In the wake of Leonard Nimoy’s death last week, I found myself wondering why Spock isn’t my favorite Star Trek character. He hits so many points for so many people: brilliant, dignified, unflappable, a scientist who always thinks logically and never loses his cool. But he was never my favorite. My favorite was always Dr. Leonard McCoy.
McCoy is brilliant. He is occasionally dignified, rarely unflappable, and loses his cool at every opportunity. He is sarcastic, bombastic, often negatively disposed, sometimes even mean. What about him do I find so appealing?
I think I like a character who tells it like it is.
McCoy doesn’t hold back when there’s something to say. He doesn’t concern himself with effects. He doesn’t coddle or protect anyone. He says what needs saying and he doesn’t mince words.
This sounds very much like Donna Noble. Though Donna’s not my favorite, I admire in her all the same things I like about McCoy. I like that she doesn’t hold back, and she doesn’t let herself get put down.
These are not traits I possess myself. I can be garrulous, but when strong feelings are at stake, I shut down. I don’t get into arguments and I don’t stand up for myself or others. When things get heated, I walk away.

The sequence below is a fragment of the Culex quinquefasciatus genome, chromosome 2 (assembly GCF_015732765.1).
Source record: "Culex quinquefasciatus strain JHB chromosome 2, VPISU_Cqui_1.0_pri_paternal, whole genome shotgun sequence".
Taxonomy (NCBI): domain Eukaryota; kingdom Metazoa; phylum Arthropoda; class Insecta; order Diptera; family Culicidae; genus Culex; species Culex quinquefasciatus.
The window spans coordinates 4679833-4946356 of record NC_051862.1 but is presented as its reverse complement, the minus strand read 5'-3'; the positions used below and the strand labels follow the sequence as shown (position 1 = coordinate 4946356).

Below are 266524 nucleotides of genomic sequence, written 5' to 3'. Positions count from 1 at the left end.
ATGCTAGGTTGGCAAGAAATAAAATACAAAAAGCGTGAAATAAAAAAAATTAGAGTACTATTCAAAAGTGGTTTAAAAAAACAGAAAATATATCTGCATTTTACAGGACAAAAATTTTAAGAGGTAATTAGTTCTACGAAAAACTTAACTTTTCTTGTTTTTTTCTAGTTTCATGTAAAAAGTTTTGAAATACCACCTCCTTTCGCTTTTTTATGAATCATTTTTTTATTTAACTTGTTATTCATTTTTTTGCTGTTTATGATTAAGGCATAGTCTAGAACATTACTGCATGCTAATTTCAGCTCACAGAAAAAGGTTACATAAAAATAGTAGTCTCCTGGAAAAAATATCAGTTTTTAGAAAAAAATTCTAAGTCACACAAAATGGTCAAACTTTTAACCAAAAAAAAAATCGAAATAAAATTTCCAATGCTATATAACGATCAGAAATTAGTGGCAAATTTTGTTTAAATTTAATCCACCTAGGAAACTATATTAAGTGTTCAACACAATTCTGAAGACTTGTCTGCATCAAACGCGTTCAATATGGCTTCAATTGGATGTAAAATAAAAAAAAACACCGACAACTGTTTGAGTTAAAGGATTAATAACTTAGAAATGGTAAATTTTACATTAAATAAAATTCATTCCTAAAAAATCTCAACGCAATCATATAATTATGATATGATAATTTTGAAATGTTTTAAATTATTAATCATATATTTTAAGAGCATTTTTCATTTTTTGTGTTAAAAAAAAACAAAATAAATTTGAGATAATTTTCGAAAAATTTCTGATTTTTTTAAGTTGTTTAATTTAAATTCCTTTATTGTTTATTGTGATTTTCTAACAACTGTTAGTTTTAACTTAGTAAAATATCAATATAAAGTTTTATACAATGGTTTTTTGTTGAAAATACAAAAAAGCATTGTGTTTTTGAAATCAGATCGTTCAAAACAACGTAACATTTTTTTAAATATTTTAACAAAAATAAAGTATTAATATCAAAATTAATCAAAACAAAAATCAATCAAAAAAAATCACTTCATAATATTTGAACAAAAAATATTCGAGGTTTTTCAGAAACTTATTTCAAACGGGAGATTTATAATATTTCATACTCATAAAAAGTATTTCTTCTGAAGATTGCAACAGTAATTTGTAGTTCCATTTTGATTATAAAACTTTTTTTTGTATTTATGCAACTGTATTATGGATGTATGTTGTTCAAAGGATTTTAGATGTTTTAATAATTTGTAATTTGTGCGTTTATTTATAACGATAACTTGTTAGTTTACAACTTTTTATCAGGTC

I wish I could be more like Donna, but I’m far too afraid.
While less outspoken than Donna, Rose shares some of her traits. She calls the Doctor out when she thinks he’s wrong; she stands up for herself and speaks out for others. She makes mistakes – she is sometimes cruel, sometimes thoughtless – but she doesn’t let fear hold her back. I would very much like to be more like Rose.
In contrast, in nearly every other companion we find a liar. Amy and River conspire to ‘protect’ the Doctor from his own future. Martha lies about her feelings, and deceives herself about the Doctor’s. Amy lies to Rory, and Clara lies to both Danny and the Doctor. While each of these characters does possess admirable traits, their willingness to deceive works against them. The fact that in Moffat’s universe they rarely face consequences just makes the problem worse: I don’t like it when people get away with things. (See ‘Taking the blame’.)
What about the Doctor? “Rule number one: the Doctor lies.” But with the possible exception of some Moffaty moments, the Doctor’s lies never seem to be of consequence. He will happily tell an irrelevant fiction, or fail to point out an uncomfortable truth, but when it matters he tells it like it is.
Now that’s a hero.